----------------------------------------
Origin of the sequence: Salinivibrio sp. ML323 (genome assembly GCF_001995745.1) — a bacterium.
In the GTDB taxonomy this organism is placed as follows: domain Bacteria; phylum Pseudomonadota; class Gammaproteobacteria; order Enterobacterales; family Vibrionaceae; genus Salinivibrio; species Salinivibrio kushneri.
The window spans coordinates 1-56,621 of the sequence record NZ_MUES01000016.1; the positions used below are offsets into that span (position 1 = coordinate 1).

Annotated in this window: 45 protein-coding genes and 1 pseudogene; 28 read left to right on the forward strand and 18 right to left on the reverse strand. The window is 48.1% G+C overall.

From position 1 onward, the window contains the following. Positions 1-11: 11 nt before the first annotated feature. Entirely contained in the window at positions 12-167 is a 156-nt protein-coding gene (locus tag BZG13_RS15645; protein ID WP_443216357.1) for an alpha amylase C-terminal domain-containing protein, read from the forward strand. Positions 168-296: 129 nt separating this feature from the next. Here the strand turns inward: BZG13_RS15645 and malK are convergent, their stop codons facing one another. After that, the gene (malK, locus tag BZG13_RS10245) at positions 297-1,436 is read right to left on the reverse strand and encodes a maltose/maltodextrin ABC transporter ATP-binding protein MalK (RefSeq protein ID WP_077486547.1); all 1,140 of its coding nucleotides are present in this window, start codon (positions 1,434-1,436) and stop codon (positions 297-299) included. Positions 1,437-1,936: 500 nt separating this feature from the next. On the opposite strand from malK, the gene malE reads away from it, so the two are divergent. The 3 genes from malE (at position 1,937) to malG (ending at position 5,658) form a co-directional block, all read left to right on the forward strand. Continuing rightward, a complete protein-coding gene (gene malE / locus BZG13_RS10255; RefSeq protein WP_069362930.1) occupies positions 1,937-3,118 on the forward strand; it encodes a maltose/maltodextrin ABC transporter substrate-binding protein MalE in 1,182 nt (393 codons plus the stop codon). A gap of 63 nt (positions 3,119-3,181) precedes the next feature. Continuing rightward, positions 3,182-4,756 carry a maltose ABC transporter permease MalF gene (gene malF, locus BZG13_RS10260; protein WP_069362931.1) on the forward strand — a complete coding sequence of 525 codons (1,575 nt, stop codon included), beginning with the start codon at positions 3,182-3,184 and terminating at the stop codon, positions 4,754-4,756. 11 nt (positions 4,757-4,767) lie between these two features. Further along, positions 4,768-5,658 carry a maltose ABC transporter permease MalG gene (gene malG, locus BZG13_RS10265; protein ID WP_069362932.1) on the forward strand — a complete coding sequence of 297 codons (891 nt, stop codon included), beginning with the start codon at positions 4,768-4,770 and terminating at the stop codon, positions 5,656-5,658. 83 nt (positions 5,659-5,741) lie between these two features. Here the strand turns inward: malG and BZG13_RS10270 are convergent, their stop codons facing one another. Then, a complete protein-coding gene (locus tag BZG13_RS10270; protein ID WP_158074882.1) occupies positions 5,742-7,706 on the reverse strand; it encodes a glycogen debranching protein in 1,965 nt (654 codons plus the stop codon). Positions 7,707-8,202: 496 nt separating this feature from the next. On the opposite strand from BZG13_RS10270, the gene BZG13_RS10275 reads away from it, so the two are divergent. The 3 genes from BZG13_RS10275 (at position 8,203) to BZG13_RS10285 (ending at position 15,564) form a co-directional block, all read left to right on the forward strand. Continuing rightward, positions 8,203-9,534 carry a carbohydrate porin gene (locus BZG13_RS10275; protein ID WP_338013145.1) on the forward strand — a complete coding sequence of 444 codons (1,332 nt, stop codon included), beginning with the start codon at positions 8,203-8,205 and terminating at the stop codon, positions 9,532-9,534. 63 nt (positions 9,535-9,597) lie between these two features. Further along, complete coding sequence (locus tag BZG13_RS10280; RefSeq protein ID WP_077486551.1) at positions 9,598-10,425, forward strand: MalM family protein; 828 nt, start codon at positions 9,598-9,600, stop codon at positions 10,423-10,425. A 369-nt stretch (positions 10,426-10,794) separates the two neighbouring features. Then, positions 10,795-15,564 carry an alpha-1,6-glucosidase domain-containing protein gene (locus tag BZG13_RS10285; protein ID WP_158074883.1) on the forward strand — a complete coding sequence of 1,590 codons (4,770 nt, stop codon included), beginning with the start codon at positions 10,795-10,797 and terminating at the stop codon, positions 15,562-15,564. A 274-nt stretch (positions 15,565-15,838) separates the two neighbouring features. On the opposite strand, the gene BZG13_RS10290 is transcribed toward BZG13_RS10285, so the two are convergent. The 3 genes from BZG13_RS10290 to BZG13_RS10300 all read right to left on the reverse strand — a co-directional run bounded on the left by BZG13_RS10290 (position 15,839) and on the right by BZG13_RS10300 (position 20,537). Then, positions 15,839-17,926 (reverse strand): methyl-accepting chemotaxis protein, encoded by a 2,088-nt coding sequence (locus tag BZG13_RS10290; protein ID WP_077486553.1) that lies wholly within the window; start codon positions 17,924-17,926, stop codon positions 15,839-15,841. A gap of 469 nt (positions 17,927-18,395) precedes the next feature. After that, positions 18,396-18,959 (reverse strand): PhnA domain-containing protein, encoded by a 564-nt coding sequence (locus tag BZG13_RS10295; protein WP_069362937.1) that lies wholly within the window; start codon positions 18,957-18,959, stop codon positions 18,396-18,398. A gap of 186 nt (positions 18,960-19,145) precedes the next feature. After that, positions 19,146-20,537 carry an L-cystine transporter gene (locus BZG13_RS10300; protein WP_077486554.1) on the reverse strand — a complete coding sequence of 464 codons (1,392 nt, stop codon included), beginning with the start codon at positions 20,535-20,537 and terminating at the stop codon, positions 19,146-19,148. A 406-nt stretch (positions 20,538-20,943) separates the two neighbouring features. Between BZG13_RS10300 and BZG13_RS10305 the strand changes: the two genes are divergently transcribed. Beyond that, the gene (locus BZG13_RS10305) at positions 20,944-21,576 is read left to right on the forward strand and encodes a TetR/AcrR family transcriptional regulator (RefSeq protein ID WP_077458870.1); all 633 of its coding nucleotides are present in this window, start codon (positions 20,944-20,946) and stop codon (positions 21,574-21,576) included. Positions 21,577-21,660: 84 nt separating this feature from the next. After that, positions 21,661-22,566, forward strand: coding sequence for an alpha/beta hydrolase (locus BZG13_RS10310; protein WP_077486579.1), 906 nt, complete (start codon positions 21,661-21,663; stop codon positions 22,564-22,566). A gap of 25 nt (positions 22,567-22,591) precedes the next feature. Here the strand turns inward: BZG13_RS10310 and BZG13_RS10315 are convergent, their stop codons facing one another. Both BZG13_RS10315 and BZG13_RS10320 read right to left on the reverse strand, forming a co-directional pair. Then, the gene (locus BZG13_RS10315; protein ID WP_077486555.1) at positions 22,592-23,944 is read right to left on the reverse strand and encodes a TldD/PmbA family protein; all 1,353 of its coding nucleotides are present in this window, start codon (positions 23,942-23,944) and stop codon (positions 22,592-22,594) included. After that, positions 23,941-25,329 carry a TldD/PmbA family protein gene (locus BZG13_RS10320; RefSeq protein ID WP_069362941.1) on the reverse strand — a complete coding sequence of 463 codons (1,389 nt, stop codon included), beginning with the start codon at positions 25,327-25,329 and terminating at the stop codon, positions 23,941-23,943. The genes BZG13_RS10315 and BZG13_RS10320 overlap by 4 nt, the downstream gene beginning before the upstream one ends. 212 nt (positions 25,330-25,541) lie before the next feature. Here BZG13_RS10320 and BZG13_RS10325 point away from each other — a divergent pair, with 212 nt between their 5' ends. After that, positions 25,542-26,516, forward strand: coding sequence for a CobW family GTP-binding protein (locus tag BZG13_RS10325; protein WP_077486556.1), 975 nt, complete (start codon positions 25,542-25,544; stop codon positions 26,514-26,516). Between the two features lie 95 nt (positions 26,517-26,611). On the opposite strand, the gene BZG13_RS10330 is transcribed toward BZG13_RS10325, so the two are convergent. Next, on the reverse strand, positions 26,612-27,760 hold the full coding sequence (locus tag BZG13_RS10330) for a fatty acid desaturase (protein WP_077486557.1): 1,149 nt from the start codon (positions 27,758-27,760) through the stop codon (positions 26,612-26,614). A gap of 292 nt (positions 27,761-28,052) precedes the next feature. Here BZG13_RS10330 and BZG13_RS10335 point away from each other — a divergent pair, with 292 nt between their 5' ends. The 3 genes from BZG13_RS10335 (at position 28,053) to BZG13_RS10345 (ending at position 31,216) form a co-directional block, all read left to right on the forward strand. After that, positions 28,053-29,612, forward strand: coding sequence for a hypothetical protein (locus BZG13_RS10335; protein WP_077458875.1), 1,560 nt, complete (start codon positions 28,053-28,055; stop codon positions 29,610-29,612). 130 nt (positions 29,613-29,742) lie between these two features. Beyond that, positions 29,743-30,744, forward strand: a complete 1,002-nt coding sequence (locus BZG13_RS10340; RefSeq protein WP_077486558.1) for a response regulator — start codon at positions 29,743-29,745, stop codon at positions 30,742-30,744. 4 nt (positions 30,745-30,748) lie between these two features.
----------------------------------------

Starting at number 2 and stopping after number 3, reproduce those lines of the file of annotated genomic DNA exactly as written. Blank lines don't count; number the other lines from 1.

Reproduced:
In the GTDB taxonomy this organism is placed as follows: domain Bacteria; phylum Pseudomonadota; class Gammaproteobacteria; order Enterobacterales; family Vibrionaceae; genus Salinivibrio; species Salinivibrio kushneri.
The window spans coordinates 1-56,621 of the sequence record NZ_MUES01000016.1; the positions used below are offsets into that span (position 1 = coordinate 1).